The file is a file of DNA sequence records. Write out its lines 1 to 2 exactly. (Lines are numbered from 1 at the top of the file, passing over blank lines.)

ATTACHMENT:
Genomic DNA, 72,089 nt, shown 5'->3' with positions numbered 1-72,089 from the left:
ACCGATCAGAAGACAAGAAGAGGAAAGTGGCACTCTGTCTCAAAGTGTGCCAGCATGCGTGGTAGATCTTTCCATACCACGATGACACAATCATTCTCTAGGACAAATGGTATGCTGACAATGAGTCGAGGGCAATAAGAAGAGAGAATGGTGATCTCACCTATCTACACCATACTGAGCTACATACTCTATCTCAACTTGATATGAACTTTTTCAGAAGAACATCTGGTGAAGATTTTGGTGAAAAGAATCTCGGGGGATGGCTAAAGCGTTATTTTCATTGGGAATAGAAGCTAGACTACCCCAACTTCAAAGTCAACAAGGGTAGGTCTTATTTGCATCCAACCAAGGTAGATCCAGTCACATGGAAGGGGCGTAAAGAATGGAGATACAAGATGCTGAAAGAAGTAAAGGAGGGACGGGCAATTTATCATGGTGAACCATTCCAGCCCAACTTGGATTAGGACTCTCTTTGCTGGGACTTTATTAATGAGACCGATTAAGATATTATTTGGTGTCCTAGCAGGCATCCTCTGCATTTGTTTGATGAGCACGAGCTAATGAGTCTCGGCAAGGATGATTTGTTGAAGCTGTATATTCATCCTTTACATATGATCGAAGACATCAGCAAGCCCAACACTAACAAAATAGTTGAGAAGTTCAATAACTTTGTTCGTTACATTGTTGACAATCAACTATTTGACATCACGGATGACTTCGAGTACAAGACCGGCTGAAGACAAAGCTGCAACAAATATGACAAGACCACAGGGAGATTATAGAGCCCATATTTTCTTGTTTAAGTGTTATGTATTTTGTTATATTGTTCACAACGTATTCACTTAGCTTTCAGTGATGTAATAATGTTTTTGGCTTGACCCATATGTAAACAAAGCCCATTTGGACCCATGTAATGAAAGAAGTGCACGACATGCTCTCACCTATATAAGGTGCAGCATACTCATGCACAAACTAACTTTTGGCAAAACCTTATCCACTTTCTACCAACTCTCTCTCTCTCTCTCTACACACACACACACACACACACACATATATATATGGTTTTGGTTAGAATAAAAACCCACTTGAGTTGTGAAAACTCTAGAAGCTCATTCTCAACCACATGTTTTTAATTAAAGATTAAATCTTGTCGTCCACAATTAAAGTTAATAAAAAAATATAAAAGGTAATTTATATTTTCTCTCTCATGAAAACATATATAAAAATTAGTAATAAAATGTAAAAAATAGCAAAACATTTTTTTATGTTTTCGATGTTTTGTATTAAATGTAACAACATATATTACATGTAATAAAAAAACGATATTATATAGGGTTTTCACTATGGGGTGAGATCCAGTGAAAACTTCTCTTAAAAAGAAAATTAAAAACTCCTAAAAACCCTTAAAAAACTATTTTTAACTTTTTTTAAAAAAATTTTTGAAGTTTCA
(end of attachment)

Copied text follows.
Genomic DNA, 72,089 nt, shown 5'->3' with positions numbered 1-72,089 from the left:
ACCGATCAGAAGACAAGAAGAGGAAAGTGGCACTCTGTCTCAAAGTGTGCCAGCATGCGTGGTAGATCTTTCCATACCACGATGACACAATCATTCTCTAGGACAAATGGTATGCTGACAATGAGTCGAGGGCAATAAGAAGAGAGAATGGTGATCTCACCTATCTACACCATACTGAGCTACATACTCTATCTCAACTTGATATGAACTTTTTCAGAAGAACATCTGGTGAAGATTTTGGTGAAAAGAATCTCGGGGGATGGCTAAAGCGTTATTTTCATTGGGAATAGAAGCTAGACTACCCCAACTTCAAAGTCAACAAGGGTAGGTCTTATTTGCATCCAACCAAGGTAGATCCAGTCACATGGAAGGGGCGTAAAGAATGGAGATACAAGATGCTGAAAGAAGTAAAGGAGGGACGGGCAATTTATCATGGTGAACCATTCCAGCCCAACTTGGATTAGGACTCTCTTTGCTGGGACTTTATTAATGAGACCGATTAAGATATTATTTGGTGTCCTAGCAGGCATCCTCTGCATTTGTTTGATGAGCACGAGCTAATGAGTCTCGGCAAGGATGATTTGTTGAAGCTGTATATTCATCCTTTACATATGATCGAAGACATCAGCAAGCCCAACACTAACAAAATAGTTGAGAAGTTCAATAACTTTGTTCGTTACATTGTTGACAATCAACTATTTGACATCACGGATGACTTCGAGTACAAGACCGGCTGAAGACAAAGCTGCAACAAATATGACAAGACCACAGGGAGATTATAGAGCCCATATTTTCTTGTTTAAGTGTTATGTATTTTGTTATATTGTTCACAACGTATTCACTTAGCTTTCAGTGATGTAATAATGTTTTTGGCTTGACCCATATGTAAACAAAGCCCATTTGGACCCATGTAATGAAAGAAGTGCACGACATGCTCTCACCTATATAAGGTGCAGCATACTCATGCACAAACTAACTTTTGGCAAAACCTTATCCACTTTCTACCAACTCTCTCTCTCTCTCTCTACACACACACACACACACACACACATATATATATGGTTTTGGTTAGAATAAAAACCCACTTGAGTTGTGAAAACTCTAGAAGCTCATTCTCAACCACATGTTTTTAATTAAAGATTAAATCTTGTCGTCCACAATTAAAGTTAATAAAAAAATATAAAAGGTAATTTATATTTTCTCTCTCATGAAAACATATATAAAAATTAGTAATAAAATGTAAAAAATAGCAAAACATTTTTTTATGTTTTCGATGTTTTGTATTAAATGTAACAACATATATTACATGTAATAAAAAAACGATATTATATAGGGTTTTCACTATGGGGTGAGATCCAGTGAAAACTTCTCTTAAAAAGAAAATTAAAAACTCCTAAAAACCCTTAAAAAACTATTTTTAACTTTTTTTAAAAAAATTTTTGAAGTTTCA